(ISBN-81-901176-8-8) Edited by Dr. M. L. Gharote and Dr Vijay Kant Jha
The Lonavla Yoga Institute has been working on this critical edition of Yuktabhavadeva of Bhavadeva Misra for the last three years and its subsequent publication makes a valuable contribution to the available traditional literature on Yoga. Yuktabhavadeva of Bhavadeva Misra was written in the 17th Century and it is an exhaustive compilation of Yogic principles and practice which also brings together trends from different Yogic traditions. The author, Bhavadeva Misra refers to a total of 38 reliable and famous works and renowned authorities and this fact alone makes it an important text for the serious student of yoga to study.
A short introduction is followed by a very substantial summary of the text and then a critical appraisal of the text, the full text in Sanskrit, useful general glossary, glossary of botanical terms, glossary of deities and holy places, indexes and photos.
The text is divided into the following chapters
Chapter 1 – Prinicples of Yoga
Chapter 2 – Rejuvination Treatment
Chapter 3 – Structure of the Body
Chapter 4 & 5 – Yama and Niyama
Chapter 6 – Asana
Chapter 7 – Pranayama
Chapter 8 – Pratyahara
Chapter 9 – Dharana
Chapter 10 – Dyana
Chapter 11 – Samadhi
This really is a fascinating book which introduced to me many aspects of yoga which were either new or not really understood by me, particularly in the first five chapters.
The first chapter introduces various Yogic principles and the author refers to a variety of different texts to help make the subject clear to his reader. The healthy body plays such an important part in Yoga that great lengths were gone to in order to achieve vitality and these are described in Chapter 2 in what can only be described as an introduction to Yogic herbalism and alchemy! Recipies for age defying medicants and treatments are given and various methods of ingestion and application are suggested. Though as most of these are based on the use of mercury I wouldn’t advise you to try any of them at home, and of course only under the direction of a guru! (The additional information in the critical appraisal of this chapter makes just as fascinating reading!).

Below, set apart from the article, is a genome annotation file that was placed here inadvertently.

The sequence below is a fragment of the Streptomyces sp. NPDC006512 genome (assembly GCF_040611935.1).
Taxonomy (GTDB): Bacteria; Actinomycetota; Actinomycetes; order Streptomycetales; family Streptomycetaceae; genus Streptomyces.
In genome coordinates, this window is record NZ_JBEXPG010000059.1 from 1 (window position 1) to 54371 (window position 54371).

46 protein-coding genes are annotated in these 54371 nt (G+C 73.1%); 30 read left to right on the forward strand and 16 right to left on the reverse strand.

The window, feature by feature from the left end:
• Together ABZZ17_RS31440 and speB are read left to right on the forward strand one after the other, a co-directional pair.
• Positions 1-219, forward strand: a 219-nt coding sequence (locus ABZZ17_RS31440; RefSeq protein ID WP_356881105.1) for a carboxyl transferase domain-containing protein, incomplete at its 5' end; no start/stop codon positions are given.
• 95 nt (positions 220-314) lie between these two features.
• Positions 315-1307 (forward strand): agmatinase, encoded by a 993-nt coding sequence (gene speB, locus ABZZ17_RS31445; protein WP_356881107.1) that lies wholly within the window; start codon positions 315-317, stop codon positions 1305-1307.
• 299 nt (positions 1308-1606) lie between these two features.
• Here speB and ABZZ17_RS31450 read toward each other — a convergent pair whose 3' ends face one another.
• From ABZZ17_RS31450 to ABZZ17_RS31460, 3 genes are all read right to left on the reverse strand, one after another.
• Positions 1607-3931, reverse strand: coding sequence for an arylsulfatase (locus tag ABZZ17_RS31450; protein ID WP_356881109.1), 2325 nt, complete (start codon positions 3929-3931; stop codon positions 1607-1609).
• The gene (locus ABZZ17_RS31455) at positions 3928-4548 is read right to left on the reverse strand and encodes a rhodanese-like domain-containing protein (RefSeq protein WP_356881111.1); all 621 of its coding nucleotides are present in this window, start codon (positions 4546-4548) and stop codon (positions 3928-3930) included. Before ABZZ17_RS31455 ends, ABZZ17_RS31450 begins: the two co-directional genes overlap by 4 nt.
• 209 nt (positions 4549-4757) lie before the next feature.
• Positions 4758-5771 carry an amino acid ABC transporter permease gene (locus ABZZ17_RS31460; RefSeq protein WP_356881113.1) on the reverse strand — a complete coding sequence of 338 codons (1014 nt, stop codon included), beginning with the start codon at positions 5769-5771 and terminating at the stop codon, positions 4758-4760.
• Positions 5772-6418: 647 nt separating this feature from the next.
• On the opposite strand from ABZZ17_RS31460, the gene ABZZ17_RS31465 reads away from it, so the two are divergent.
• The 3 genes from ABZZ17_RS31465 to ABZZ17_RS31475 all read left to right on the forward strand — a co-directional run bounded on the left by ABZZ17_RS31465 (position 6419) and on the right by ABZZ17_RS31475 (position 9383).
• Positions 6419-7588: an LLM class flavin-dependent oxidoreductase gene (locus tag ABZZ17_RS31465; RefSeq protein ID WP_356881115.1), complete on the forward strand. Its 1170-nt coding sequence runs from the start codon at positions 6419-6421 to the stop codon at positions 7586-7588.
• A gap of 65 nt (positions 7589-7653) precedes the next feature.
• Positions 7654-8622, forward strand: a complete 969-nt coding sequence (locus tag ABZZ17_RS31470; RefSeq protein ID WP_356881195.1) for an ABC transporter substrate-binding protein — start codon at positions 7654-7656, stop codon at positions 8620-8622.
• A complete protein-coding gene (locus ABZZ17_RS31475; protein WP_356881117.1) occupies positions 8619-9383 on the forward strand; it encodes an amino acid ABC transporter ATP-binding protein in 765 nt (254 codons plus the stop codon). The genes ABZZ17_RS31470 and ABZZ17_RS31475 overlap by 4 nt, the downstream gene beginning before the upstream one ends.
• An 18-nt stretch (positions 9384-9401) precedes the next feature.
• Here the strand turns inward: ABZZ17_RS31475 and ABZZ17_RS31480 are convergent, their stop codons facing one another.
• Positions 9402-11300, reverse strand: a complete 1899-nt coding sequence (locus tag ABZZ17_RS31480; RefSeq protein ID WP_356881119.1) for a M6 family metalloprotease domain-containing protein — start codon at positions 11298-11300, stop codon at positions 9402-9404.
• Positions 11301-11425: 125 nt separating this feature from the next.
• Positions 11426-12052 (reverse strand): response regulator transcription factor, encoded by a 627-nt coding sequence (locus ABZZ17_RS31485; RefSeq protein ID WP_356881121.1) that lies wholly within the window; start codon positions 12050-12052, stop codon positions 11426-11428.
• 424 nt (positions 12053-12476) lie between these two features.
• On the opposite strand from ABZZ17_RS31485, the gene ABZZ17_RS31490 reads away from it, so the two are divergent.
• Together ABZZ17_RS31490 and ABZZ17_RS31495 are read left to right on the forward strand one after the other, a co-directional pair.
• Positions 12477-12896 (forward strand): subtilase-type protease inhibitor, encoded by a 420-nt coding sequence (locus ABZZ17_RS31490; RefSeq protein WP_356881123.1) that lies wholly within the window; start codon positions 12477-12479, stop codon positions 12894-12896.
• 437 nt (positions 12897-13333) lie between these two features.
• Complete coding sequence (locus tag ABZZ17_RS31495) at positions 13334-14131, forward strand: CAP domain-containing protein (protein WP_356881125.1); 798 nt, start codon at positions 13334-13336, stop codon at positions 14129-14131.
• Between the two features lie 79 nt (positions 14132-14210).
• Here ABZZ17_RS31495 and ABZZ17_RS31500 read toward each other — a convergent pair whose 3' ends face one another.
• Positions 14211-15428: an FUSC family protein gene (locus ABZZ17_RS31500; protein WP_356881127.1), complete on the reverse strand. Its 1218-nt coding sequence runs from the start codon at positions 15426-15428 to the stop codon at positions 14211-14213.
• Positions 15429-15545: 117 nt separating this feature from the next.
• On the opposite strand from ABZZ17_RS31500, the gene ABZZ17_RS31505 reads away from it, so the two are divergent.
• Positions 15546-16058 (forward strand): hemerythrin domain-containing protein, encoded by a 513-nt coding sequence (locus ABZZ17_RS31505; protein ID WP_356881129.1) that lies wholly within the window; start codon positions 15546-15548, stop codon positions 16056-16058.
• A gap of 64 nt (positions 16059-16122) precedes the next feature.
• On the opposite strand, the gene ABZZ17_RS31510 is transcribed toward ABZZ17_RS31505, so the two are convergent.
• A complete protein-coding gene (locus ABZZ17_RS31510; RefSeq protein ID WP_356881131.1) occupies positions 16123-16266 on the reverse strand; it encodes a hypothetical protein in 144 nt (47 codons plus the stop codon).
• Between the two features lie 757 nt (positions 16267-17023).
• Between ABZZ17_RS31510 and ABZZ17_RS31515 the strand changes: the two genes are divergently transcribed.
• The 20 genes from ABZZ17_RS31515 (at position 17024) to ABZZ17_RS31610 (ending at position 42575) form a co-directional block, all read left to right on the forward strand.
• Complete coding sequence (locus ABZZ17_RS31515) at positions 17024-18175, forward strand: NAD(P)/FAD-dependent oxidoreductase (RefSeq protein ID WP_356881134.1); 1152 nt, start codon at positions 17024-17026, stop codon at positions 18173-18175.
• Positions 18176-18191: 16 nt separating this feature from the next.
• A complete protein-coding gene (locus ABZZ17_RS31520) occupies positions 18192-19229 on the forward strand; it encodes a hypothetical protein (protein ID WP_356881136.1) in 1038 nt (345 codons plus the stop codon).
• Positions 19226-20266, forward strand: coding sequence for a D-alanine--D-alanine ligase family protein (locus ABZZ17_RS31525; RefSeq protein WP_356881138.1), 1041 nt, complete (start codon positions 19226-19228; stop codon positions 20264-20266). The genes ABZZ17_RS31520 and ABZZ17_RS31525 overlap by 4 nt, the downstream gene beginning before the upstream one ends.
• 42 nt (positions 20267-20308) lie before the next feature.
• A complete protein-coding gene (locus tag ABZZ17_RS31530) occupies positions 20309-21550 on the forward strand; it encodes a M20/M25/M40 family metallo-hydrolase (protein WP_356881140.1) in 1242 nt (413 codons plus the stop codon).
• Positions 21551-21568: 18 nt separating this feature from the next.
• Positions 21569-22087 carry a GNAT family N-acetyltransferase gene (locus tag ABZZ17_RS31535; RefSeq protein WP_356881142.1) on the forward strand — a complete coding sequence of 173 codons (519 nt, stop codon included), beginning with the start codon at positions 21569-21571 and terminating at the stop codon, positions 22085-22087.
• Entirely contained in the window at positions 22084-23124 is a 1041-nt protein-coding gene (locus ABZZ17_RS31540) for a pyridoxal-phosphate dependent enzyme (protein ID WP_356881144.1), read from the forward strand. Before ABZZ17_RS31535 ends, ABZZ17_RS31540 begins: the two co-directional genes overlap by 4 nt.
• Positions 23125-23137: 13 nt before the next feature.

The anatomy and physiology of the body in Yogic terms (Chapter 3) sounds strangely contemporary and seems to me to be the result of scientific investigation rather than eosoteric interpretation. The structure of the body, development, nadis, charkas, jiva and elements are described The marmas and their locations are discussed as is the prognosis associated with damage to each particular marma. There are useful diagrams to explain the information given in this chapter.
The Yamas and Niyamas are discussed in chapters 4 & 5. Ahimsa (non-violence) is given great importance and discussed in full with different gradients of ahimsa described. This makes me keen to find out if other yamas and niyamas are dealt with so completely elsewhere.
The subsequent chapters continue to be thorough and informative and as the editors write in their introduction ‘once the reader starts studying this treatise, he experiences the depth and breadth of Yoga in it’. The only problem with this publication is that I can predict that I am going to buy even more books to find out more about the subjects raised in this treatise!
This book would benefit anyone wishing to find out more about Yoga, beyond asana and panayama practice. Students and teachers will find the book very useful, in particular the chapters on yogic anatomy and physiology as well as all the references to other yogic texts.